'Paris, son of the Trojan King Priam, who was living as a shepherd, was sought out by Mercury, the messenger of the gods, and asked to decide which of the three goddesses, Venus, Juno or Minerva, was the most beautiful. Paris chose Venus, who rewarded him with the beautiful Helen, wife of the Spartan King Menelaus. Paris's abduction of Helen led to the downfall of Troy. The story told in Dares of Phrygia's sixth-century Bellum Troianum was modified in later accounts, such as the influential Historia destructionis Troiae by Guido delle Colonne in the thirteenth century. In Guido's version, Paris is a knight out hunting who, tying his horse to a tree, fell asleep and dreamed that Mercury presented the three goddesses to him; Paris asked them to put aside their clothes, and when he chose Venus he was released from sleep. Cranach seems to follow this version here; his knight is lost in the forest and has a dazed appearance, as if awakening from a dream.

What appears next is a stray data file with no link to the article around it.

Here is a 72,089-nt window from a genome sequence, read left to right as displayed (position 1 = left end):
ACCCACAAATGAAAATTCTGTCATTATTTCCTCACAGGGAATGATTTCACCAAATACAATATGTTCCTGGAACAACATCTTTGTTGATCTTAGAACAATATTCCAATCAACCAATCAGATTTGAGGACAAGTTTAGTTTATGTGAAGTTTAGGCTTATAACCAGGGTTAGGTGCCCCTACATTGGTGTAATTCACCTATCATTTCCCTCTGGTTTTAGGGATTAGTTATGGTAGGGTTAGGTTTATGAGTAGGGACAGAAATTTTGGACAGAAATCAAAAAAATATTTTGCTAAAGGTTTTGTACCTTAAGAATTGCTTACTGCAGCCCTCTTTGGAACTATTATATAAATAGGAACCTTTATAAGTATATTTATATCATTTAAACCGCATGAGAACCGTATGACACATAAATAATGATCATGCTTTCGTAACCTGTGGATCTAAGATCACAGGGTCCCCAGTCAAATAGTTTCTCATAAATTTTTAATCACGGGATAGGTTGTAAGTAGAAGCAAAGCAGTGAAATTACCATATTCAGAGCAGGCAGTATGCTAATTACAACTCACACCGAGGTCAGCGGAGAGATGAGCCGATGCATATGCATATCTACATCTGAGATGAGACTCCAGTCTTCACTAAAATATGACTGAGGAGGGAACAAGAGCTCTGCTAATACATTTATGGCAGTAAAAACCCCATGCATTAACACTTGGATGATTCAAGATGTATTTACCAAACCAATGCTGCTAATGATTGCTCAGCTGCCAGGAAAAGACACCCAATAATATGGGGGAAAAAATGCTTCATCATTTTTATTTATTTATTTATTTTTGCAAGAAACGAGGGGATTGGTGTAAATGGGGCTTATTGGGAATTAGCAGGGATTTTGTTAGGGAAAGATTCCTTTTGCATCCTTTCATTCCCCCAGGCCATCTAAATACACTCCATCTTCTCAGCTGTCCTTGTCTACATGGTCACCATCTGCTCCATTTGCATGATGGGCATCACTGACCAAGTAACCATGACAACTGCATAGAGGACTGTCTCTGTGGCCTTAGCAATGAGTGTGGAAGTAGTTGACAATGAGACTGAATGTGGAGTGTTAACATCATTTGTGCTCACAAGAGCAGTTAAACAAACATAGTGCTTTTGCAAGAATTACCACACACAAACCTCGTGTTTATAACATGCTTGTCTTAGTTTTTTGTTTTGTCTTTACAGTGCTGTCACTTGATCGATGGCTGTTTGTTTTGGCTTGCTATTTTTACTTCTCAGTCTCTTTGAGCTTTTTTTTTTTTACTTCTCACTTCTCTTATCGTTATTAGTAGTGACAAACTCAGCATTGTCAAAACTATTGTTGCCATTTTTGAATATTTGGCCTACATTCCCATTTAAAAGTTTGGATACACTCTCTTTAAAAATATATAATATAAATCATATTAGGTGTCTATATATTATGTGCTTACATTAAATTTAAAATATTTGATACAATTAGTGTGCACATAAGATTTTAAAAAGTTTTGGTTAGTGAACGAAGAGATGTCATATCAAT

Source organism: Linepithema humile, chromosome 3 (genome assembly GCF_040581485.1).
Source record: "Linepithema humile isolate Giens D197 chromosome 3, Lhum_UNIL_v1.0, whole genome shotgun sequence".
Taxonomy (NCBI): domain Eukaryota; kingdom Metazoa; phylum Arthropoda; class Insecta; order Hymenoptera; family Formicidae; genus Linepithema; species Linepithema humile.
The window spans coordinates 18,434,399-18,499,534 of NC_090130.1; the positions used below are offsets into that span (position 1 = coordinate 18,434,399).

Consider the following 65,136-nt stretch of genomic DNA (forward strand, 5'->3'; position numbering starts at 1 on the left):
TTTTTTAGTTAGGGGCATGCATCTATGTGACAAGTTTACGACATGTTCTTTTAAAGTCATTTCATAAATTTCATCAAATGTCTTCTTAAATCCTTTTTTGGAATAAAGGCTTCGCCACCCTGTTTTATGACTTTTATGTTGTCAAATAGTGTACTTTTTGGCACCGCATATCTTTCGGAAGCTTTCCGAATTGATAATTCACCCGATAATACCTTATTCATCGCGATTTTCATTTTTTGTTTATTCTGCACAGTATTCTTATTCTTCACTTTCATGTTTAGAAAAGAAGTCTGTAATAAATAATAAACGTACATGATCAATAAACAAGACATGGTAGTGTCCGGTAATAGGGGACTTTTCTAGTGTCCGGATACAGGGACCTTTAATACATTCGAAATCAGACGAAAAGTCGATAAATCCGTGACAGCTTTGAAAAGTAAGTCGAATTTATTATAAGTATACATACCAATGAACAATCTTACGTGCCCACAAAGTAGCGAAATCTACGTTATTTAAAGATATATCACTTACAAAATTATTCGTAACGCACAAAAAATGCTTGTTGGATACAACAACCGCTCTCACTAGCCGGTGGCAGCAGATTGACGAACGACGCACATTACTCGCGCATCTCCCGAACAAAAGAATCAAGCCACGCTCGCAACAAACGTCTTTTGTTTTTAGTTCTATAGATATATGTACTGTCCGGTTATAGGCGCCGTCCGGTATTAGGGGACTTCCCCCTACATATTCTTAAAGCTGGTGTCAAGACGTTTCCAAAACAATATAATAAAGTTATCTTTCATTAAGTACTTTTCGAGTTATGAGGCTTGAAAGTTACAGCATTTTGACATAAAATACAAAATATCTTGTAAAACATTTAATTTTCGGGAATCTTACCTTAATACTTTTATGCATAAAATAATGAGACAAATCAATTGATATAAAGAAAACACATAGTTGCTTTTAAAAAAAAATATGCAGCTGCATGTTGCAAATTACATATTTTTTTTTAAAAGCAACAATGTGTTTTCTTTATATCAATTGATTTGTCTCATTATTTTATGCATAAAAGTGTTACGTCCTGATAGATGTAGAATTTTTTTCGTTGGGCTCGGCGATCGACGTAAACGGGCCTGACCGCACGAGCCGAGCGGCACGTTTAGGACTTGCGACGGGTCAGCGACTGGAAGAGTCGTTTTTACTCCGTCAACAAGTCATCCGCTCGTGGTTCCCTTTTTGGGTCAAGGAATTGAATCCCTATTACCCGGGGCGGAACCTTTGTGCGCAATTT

Cranach has painted Mercury as an old man who hands him a crystal orb which is inscribed 'MONET' ('he (or it) warns or advises' in Latin), perhaps referring to Paris's task of judging the three goddesses in front of him. As in other versions by Cranach, the goddesses are hard to identify, but it is probably Venus who stands closest to Paris, casting a knowing look at the viewer and at whom Cupid aims his arrow.'
[http://www.royalcollection.org.uk/eGallery/object.asp?searchText=cranach&x=0&y=0&object=405757&row=4&detail=about] (accessed 23.02.2012)